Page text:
Uber Self Driving Cars

Will Uber Self Driving Cars Leave Many Drivers Out of Jobs?

In a few short years, Uber has taken the transportation industry by storm and by promoting efficiency, cost savings, and reliability; they have managed to remain one step ahead of the competition.  Earlier this year, they made waves yet again with the introduction of Uber self driving cars. While the concept is limited to Pittsburgh, the experiment is proving to be worth the investment so far.

Uber’s company structure is reminiscent of a franchise, where a driver provides their own vehicle and auto insurance, and in return they receive the technology infrastructure through which riders are sourced, billed, and tracked. While this model has proven successful, Uber only captures 20% of the total fare and believes if they cut the drivers out of the equation, they can significantly increase their earnings by pocketing the remaining 80%. In addition, removing the drivers also mean less unpredictability on the road and therefore increases safety for all.

Of course, this is not without its challenges. First, these Uber self driving cars will be extremely expensive and will require a large capital outlay on the front end. Of course, with a rumored IPO in the works, capital is the last of Uber’s worries. However, even if the acquisition cost of these vehicles is achieved, the cost to maintain and service the entire fleet nationwide will be very high.

On the other hand, strategic partnerships with vehicle manufacturers may bring the initial total cost of the fleet down. GM has already invested $500 million into Lyft, and it is likely that one of the other big brands will strike a deal of a similar size with Uber soon.

After all, a partnership does make sense. A vehicle manufacturer could provide a purchase/maintenance subsidy to Uber in exchange for both a royalty and free advertising to the captive audience. If done properly, the Uber ride would give the brand an opportunity to showcase their latest vehicle, and the auto maker will potentially benefit from a future vehicle purchase from that rider.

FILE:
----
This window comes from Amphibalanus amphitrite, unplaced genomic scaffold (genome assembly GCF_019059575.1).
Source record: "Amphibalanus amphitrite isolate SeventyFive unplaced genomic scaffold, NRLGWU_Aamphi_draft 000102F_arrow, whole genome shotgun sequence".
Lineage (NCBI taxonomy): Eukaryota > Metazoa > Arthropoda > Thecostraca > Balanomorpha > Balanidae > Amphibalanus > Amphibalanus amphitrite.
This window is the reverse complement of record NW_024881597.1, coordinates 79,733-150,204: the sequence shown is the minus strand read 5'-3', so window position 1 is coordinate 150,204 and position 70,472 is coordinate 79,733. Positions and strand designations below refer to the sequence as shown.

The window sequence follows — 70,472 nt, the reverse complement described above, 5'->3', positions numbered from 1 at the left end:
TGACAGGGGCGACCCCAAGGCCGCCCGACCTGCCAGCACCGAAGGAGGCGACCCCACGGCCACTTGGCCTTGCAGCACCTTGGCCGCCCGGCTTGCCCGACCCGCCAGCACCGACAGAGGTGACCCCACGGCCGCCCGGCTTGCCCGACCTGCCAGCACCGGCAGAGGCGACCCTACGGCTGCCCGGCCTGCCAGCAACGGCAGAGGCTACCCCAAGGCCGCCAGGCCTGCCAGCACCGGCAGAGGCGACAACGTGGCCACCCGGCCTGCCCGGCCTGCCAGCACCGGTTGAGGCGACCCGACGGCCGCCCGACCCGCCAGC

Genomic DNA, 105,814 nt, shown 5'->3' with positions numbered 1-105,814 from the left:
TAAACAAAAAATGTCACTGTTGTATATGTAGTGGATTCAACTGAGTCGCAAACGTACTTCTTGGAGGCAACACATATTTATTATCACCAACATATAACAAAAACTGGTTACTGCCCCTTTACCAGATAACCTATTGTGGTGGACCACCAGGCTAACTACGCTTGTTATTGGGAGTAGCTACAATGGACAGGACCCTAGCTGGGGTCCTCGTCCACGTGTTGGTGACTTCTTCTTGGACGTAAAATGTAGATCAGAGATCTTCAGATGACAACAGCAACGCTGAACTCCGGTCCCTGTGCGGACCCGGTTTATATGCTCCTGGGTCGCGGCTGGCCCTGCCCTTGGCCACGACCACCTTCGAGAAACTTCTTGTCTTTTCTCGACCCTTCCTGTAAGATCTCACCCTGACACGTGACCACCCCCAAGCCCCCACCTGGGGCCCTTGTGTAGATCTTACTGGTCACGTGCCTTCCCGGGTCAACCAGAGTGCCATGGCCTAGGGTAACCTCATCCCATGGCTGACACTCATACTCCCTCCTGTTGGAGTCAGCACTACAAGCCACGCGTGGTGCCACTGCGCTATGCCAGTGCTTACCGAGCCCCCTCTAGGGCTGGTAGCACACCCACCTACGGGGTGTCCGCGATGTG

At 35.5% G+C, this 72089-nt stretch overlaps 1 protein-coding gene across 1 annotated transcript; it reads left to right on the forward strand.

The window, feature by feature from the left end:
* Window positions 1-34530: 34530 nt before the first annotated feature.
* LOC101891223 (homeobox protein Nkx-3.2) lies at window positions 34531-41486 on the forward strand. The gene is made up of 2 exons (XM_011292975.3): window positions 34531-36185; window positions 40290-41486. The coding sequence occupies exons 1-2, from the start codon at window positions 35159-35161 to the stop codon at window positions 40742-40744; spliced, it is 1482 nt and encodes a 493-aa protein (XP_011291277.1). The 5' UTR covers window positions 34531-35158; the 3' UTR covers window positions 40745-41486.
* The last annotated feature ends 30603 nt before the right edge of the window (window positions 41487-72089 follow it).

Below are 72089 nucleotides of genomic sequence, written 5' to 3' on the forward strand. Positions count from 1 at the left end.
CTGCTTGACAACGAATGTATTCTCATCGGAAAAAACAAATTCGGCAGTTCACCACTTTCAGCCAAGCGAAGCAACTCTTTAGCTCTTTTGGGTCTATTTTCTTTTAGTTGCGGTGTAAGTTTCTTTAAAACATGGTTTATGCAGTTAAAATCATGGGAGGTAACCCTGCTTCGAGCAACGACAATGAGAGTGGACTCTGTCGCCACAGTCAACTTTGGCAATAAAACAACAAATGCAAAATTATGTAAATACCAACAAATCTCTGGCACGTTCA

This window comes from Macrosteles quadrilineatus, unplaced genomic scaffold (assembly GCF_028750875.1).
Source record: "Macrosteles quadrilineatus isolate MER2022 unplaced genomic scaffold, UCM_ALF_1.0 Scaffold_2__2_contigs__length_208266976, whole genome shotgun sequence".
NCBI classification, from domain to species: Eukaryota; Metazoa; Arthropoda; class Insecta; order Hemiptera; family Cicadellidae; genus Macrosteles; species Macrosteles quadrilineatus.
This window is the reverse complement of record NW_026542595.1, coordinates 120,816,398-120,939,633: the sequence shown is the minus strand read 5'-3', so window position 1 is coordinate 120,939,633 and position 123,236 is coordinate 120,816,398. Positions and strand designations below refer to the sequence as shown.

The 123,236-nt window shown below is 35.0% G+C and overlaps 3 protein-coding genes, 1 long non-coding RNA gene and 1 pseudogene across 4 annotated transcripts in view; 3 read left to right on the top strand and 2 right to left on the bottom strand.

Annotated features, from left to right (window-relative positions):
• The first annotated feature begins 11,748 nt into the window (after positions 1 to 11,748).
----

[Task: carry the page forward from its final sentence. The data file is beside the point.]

Even if the cost issue is overcome, the biggest hurdle for Uber is simply that passengers feel more comfortable with a driver. In the short run, it will be tough to convince someone to get in a car without a driver because there is no longer a living, breathing, cognitive thinking human at the controls.

While the Pittsburgh experiment is currently using fully automated cars, they are still equipped with real drivers behind the wheel ready to take corrective action if something goes awry. Rides are currently free and surprisingly the response has been largely positive. The real test will come once Uber gets the green light to take the driver out of the seat and introduce a fully automated car, sans driver, to the platform. It can be expected that the response will be shaky at first, but anxiety will soon pass once the technology has proven itself, just as is the case with almost every disruptive piece of equipment that takes users outside of their comfort zone.

Whether a user feels comfortable in a driverless car is their choice, but the facts prove that fully automated vehicles remove uncertainty from the equation. Humans’ performance depends on many factors including sleep, mood, fatigue, and others, while computers deliver consistent results again and again. If programmed and properly maintained, there should never be an accident in a network of Uber self driving cars. In fact, almost every accident involving an automated vehicle that you may see on the news has been a result of another driver’s carelessness, not a breakdown in the technology.

Unfortunately, the biggest risk to technology is that it can be hacked by anyone with less than perfect intentions. Critics of automated travel are quick to advise that any network will always have vulnerabilities, and someone with enough motivation will be able to exploit these if given enough time. Cyber defenses can be placed around the network but will require constant updating and potentially limitless costs.

At the end of the day, the numbers will ultimately determine if Uber self driving cars are feasible. Uber is notoriously tight-lipped about their financials, but it can be expected that the cost savings over the traditional model will be lauded near and far if the Pittsburgh trials are a success. With a potential IPO of the company looming, investors are more anxious than ever to see if this idea can turn into reality, and more importantly, profits.

Whether this idea triumphs or fails, users can expect that Uber will remain on the cutting edge of technology and will continue pushing the envelope until it tears. Until that happens, just enjoy a ride in the back of an Accord with a driver named Steve making jokes all along the way.